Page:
With the intent of creating a more standardized, fair and meaningful naturalization process, a new citizenship exam was designed by the USCIS. The test was redesigned to ensure that naturalization applicants have uniform, consistent test experiences nationwide, and that the civics test can effectively find out if the applicants have a meaningful understanding of U.S. government and history.
The previous version of the test consisted of basic historical facts. The redesigned test ensures prospective citizens develop a deeper and better understanding of US history and government. The new test consists of an overhauled English reading and writing section, as well as new history and government questions.
The following guidelines will determine whether applicants filing Form N-400, Application for Naturalization will take the old test or the new citizenship exam:
• file Form N-400 before October 1, 2008, and are scheduled for your interview on or after October 1, 2008 up until October 1, 2009, you can opt to take the old test or the redesigned (new) test.
• file Form N-400 on or after October 1, 2008, you have to take the redesigned (new) test.
• are scheduled for an interview on or after October 1, 2009, regardless of when you filed Form N-400, you should take the redesigned (new) test.
In the civics section, you should answer six of ten questions correctly and this will be an oral examination. In the English section, your speaking, reading and writing ability will be judged. You should read and write at least one sentence in English correctly and possibly more if the Examiner has doubts about your ability to understand English.
If you fail the English and/or civics test during the first examination, you should take the same version of the test, old or the new citizenship exam, when you are retested, even if the retest is scheduled on or after October 1, 2009.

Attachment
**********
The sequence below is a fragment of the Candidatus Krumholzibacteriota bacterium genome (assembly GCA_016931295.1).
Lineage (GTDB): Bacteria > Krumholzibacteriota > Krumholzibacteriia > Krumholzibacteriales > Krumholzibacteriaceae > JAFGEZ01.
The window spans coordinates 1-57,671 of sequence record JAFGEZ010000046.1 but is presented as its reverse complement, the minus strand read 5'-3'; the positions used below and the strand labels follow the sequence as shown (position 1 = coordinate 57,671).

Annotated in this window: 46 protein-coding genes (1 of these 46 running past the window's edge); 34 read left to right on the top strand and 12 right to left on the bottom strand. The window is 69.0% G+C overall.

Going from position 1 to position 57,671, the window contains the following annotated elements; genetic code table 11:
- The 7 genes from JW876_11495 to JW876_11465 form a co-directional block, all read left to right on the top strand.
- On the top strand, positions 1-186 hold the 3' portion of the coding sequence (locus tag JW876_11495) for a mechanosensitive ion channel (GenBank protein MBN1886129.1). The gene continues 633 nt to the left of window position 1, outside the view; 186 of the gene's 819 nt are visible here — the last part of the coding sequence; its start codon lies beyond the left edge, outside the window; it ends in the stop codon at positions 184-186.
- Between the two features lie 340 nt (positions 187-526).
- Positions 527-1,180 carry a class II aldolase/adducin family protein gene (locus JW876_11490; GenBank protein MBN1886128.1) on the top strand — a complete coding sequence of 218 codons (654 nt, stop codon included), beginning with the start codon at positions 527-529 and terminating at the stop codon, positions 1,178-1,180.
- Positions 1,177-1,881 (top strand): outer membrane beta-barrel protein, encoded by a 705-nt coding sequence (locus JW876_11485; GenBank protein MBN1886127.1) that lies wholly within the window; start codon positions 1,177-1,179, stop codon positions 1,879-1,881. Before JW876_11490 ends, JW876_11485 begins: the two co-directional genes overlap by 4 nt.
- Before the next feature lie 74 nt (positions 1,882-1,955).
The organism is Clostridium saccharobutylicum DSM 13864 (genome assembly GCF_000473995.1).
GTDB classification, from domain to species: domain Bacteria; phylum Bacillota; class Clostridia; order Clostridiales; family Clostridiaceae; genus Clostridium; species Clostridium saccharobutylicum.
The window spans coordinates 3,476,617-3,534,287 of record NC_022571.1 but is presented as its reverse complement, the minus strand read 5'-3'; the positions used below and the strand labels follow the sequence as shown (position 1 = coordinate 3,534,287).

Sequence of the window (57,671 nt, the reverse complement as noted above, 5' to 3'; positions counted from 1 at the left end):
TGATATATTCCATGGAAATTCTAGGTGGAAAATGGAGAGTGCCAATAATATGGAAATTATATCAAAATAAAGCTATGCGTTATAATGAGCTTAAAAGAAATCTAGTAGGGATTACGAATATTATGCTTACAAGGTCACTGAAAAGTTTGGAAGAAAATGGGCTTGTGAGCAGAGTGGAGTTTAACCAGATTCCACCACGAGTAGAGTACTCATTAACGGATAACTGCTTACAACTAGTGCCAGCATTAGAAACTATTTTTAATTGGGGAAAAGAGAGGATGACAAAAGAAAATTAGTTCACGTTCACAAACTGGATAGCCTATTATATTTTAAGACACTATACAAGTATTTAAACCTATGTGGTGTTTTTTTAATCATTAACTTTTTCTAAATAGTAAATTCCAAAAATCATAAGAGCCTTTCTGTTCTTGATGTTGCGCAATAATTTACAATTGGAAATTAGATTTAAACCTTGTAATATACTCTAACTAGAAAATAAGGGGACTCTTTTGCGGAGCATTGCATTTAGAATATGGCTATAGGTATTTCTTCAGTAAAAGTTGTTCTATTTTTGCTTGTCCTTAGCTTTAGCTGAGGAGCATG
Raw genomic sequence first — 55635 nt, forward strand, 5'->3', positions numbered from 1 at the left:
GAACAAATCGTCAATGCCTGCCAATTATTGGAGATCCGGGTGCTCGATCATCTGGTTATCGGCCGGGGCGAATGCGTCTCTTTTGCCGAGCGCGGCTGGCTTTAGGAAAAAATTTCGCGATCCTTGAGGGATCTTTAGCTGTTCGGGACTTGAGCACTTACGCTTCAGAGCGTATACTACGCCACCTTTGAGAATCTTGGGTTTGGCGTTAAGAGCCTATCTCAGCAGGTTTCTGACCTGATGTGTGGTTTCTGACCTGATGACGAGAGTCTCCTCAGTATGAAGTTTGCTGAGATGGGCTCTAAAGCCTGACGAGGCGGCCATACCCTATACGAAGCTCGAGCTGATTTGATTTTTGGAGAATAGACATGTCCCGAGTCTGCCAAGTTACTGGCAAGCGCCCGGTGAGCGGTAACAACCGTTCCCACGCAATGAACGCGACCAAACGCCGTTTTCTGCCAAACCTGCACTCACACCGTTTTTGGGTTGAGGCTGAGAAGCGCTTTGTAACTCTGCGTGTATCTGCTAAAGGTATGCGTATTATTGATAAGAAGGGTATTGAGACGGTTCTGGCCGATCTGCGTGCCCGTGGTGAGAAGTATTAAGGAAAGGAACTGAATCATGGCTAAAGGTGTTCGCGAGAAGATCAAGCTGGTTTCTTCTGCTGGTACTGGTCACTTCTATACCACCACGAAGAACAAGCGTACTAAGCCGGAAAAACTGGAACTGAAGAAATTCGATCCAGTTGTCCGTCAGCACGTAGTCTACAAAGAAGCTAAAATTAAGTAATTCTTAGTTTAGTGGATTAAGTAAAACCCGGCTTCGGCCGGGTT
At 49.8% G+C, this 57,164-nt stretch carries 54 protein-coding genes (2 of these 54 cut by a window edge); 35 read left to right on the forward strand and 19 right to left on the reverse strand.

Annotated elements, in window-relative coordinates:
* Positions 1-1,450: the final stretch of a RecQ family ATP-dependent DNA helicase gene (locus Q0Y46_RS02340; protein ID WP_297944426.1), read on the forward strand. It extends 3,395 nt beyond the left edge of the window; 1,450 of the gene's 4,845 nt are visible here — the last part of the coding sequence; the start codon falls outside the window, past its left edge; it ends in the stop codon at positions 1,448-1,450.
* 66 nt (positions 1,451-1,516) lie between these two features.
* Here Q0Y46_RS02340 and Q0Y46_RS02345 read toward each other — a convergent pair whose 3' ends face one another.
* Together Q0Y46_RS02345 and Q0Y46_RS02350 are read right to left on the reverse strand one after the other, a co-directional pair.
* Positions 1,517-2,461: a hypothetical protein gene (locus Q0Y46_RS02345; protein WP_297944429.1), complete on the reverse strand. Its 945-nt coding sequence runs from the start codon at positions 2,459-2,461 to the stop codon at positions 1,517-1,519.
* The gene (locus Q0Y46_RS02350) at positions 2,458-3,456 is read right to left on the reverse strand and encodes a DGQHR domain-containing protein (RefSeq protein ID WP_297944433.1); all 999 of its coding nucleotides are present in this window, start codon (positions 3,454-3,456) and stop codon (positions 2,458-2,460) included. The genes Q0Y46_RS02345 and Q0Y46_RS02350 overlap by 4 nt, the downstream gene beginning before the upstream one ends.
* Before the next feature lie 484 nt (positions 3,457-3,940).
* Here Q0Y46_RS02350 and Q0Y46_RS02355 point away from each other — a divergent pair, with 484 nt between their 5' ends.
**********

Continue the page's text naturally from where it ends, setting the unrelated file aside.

Exemptions to taking the new citizenship exam:
You can be exempted from taking the English test, but you should still take the civics test if you are: aged 50 or older at the time of applying and been a permanent resident (green card holder) in the U.S. for 20 years OR aged 55 or older at the time of applying and been a permanent resident (green card holder) in the U.S. for 15 years
If you come under the exceptions listed above, you should still take the civics test but can take it your native language, but only if your command of spoken English is insufficient to have a valid test in English.
If you are aged 65 or older and been a permanent resident for at least 20 years at the time of applying for citizenship, you will be given special consideration regarding the civics requirement.
You may also qualify for a waiver of the tests because of a physical or developmental disability or a mental impairment. Under such circumstances, you should file Form N-648, Medical Certification for Disability Exceptions. This form must be completed by a licensed medical or osteopathic doctor, or licensed clinical psychologist and has to be filed along with the citizenship application.
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